Alexander says, under legislation, “when you walk into a facility that makes drugs, you will know who is regulating that facility—there will be no confusion about who is in charge of keeping that product safe” Compounding bill will include legislation to create tracking system for nation’s 4 billion prescriptions, “making sure they are what they’re supposed to be—that they’re not counterfeit, they’re not stolen, that they actually work”
Wednesday, May 22, 2013Liz Wolgemuth 202-228-4729
Washington, D.C., May 22 – The Senate Health, Education, Labor and Pensions Committee today passed legislation introduced by Ranking Member Lamar Alexander (R-Tenn.) and his colleagues to fix responsibility for the safety of sterile compounded drugs and, Alexander said, “avoid another outbreak like the meningitis nightmare that killed 15 Tennesseans and made more than 150 people in our state sick.” The next step is consideration by the full Senate.
Alexander said: “This bill is an important step forward for fixing responsibility for safety of sterile compounded drugs. The bottom line is that, under this legislation, when you walk into a facility that makes drugs, you will now know who is regulating that facility. There will be no confusion about who is in charge of keeping that product safe.”
He added: “I do not intend to sit through another hearing where FDA can point its finger at someone else instead of taking responsibility for its failure to regulate and enforce large-scale compounding, or claim it didn’t have clear enough authority.”
The Pharmaceutical Compounding Quality and Accountability Act establishes three categories for the businesses that make compounded drugs. The first category, traditional pharmacies, will continue to be regulated by states. The second category, drug manufacturers, will continue to be regulated by the FDA. The legislation creates a new category for large-scale drug compounders and calls these businesses “compounding manufacturers.” These businesses make sterile compounded drugs in advance of a prescription and sell them across state lines.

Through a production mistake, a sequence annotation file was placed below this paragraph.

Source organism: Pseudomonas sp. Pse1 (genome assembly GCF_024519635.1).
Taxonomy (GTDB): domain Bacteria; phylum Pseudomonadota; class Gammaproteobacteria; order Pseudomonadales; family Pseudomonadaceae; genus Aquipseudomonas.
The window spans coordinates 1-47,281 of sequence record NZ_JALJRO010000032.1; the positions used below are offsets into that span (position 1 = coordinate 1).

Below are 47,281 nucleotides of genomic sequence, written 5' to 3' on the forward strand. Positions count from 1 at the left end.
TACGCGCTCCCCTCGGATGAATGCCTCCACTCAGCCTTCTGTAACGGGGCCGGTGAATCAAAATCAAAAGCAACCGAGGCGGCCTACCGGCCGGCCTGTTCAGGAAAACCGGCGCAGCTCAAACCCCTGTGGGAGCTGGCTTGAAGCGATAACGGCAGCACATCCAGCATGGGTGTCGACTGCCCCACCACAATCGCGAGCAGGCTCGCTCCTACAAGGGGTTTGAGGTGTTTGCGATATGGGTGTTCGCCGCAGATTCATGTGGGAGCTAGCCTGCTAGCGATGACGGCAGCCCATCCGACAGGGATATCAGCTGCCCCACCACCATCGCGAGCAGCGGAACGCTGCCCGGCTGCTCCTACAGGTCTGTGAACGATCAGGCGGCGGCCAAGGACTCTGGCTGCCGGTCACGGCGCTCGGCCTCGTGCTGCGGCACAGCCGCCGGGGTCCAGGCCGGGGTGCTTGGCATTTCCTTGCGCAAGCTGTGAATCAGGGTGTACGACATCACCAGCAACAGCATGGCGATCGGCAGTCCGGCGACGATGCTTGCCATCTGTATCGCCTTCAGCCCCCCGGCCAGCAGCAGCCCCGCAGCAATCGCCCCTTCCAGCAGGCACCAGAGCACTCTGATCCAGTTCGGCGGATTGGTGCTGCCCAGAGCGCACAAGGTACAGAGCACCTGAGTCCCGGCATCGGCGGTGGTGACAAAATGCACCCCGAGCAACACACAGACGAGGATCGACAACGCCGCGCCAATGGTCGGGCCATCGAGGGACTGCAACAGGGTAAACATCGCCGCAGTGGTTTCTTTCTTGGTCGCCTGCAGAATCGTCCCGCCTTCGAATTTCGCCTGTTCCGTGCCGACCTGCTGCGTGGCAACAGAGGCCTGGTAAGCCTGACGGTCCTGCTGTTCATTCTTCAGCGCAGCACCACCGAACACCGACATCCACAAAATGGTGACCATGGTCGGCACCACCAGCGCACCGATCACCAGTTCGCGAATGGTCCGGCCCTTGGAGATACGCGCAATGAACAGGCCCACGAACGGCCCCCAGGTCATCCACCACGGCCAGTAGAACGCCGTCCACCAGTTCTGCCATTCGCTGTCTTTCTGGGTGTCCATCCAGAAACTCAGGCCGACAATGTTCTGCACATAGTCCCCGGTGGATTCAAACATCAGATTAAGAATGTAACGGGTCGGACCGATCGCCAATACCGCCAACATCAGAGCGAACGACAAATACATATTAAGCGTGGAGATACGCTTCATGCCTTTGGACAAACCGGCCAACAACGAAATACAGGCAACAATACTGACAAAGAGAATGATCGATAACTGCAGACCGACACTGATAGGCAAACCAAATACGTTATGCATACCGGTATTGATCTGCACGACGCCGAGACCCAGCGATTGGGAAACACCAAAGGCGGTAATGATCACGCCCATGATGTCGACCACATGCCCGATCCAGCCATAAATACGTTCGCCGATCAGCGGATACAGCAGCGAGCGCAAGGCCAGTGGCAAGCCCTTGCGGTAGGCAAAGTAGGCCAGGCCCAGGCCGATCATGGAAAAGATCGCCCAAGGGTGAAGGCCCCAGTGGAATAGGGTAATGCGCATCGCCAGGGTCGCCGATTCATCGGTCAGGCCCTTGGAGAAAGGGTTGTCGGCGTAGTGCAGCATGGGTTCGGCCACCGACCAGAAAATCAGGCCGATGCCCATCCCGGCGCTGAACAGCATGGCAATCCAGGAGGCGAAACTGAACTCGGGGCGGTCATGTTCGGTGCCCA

Alexander explained: “The New England Compounding Center (NECC) would have fallen into this category. The legislation puts the Food and Drug Administration solely in charge and on the flagpole for overseeing these ‘compounding manufacturers.’”
He added: “Under our bill, compounding manufacturers will be regulated by the FDA, and, for example, they are subject to regular FDA inspections. NECC was not inspected between 2006 and 2011 by the state or the FDA. Under our bill, compounding pharmacies must report the products made at that facility to the FDA. NECC was making copies of commercially available drugs, which is illegal. Under our bill, they must report to the FDA when things go wrong with a product. Currently, large scale compounders are not required to report to the FDA if they know about a problem with a product. And finally, they must label their products, so patients and doctors know it is compounded, rather than FDA-approved.”
Also at today’s committee markup, the committee passed the Drug Supply Chain Security Act, a bill to create a new system for tracking drugs from the manufacturer to the pharmacy. This bill will be joined with the compounding legislation in one bill.
Alexander said today of the drug tracing legislation: “I’d like to emphasize what a big step this is. We have about 4 billion prescriptions per year in the United States, and this legislation would create a tracking system for those 4 billion prescriptions made by over 88 manufacturers on over 3,600 manufacturing lines, which are distributed to patients in a variety of ways, including by 60,000 pharmacies or drug stores.”
He continued: “This will over several years create a system where we can track each of those prescriptions and make sure that they are what they are supposed to be—that they’re not counterfeit, that they’re not stolen, and that they actually work. It was a big undertaking to write the bill, and it will be an even more important undertaking to assure the safety and the accuracy of these 4 billion prescriptions.”
In the last year alone there have been three cases of counterfeit Avastin, a cancer drug, being distributed in the U.S. to physicians and patients, when the counterfeit did not contain any of the active ingredient.
The United States has seen an increase in drug theft, but there is currently no way of knowing if and when those drugs are resold back into the U.S. supply chain.
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